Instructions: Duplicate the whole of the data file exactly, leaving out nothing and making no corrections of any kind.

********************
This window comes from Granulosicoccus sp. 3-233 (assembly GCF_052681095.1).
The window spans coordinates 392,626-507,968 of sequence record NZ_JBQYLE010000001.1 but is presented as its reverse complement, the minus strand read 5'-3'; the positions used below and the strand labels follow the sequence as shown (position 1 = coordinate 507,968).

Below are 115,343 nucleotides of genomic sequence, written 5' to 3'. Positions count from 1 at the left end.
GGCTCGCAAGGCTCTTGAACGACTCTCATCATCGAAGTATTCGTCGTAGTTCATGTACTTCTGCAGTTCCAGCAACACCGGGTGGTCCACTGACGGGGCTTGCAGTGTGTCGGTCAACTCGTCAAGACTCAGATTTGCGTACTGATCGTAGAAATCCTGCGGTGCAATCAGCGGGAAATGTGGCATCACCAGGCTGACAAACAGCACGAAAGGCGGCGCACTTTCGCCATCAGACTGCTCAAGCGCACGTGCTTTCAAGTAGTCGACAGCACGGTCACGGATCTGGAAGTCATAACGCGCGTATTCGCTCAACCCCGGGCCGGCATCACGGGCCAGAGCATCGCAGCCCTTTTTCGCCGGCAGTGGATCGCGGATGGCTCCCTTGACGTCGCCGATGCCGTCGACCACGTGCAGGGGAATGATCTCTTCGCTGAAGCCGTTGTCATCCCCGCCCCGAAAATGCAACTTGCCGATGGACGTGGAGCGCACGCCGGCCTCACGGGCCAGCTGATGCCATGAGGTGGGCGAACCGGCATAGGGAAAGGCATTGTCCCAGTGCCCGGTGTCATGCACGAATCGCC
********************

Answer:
This window comes from Granulosicoccus sp. 3-233 (assembly GCF_052681095.1).
The window spans coordinates 392,626-507,968 of sequence record NZ_JBQYLE010000001.1 but is presented as its reverse complement, the minus strand read 5'-3'; the positions used below and the strand labels follow the sequence as shown (position 1 = coordinate 507,968).

Below are 115,343 nucleotides of genomic sequence, written 5' to 3'. Positions count from 1 at the left end.
GGCTCGCAAGGCTCTTGAACGACTCTCATCATCGAAGTATTCGTCGTAGTTCATGTACTTCTGCAGTTCCAGCAACACCGGGTGGTCCACTGACGGGGCTTGCAGTGTGTCGGTCAACTCGTCAAGACTCAGATTTGCGTACTGATCGTAGAAATCCTGCGGTGCAATCAGCGGGAAATGTGGCATCACCAGGCTGACAAACAGCACGAAAGGCGGCGCACTTTCGCCATCAGACTGCTCAAGCGCACGTGCTTTCAAGTAGTCGACAGCACGGTCACGGATCTGGAAGTCATAACGCGCGTATTCGCTCAACCCCGGGCCGGCATCACGGGCCAGAGCATCGCAGCCCTTTTTCGCCGGCAGTGGATCGCGGATGGCTCCCTTGACGTCGCCGATGCCGTCGACCACGTGCAGGGGAATGATCTCTTCGCTGAAGCCGTTGTCATCCCCGCCCCGAAAATGCAACTTGCCGATGGACGTGGAGCGCACGCCGGCCTCACGGGCCAGCTGATGCCATGAGGTGGGCGAACCGGCATAGGGAAAGGCATTGTCCCAGTGCCCGGTGTCATGCACGAATCGCC